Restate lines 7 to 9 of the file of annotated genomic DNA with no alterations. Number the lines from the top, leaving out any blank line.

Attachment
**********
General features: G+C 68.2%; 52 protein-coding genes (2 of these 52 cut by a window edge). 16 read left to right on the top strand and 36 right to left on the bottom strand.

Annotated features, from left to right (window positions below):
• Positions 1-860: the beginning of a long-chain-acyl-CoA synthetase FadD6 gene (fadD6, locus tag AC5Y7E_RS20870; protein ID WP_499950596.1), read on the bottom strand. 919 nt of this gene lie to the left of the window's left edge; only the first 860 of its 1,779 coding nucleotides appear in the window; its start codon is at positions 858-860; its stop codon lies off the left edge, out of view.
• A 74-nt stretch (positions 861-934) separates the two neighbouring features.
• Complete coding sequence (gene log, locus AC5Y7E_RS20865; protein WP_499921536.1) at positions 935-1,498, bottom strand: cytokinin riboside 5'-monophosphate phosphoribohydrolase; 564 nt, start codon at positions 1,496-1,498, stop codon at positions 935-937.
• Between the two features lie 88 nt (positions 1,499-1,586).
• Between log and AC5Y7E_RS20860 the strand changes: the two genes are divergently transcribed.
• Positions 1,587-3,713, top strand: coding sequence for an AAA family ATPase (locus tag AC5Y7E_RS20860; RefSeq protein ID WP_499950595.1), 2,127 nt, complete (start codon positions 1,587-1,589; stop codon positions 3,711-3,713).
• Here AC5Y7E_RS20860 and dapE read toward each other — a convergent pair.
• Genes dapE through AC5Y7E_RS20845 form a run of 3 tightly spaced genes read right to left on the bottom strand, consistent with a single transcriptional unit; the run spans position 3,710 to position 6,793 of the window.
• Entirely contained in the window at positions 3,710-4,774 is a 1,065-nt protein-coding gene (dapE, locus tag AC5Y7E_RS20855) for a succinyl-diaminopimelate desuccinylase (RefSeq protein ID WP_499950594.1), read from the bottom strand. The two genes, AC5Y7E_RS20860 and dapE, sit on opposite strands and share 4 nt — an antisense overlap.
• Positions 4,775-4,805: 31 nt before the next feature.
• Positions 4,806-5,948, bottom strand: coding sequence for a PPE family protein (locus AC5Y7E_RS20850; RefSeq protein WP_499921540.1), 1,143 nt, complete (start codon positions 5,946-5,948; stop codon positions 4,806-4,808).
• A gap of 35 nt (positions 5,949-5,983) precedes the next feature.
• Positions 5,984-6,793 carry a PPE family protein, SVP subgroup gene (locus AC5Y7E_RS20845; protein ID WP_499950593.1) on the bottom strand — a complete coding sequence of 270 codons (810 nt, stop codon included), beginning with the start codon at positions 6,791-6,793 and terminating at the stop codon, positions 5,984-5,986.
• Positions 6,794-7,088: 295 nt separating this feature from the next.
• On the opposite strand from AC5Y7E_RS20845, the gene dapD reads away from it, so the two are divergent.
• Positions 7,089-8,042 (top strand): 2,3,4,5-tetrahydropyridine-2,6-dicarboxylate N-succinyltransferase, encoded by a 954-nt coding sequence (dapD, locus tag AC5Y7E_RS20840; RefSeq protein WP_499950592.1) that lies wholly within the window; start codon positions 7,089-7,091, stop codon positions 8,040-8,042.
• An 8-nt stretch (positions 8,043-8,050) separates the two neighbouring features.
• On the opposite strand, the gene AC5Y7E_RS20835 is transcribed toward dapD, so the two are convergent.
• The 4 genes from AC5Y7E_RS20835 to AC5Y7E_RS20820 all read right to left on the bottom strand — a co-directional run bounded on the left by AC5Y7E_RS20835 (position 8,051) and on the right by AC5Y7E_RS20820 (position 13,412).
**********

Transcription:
• Between log and AC5Y7E_RS20860 the strand changes: the two genes are divergently transcribed.
• Positions 1,587-3,713, top strand: coding sequence for an AAA family ATPase (locus tag AC5Y7E_RS20860; RefSeq protein ID WP_499950595.1), 2,127 nt, complete (start codon positions 1,587-1,589; stop codon positions 3,711-3,713).
• Here AC5Y7E_RS20860 and dapE read toward each other — a convergent pair.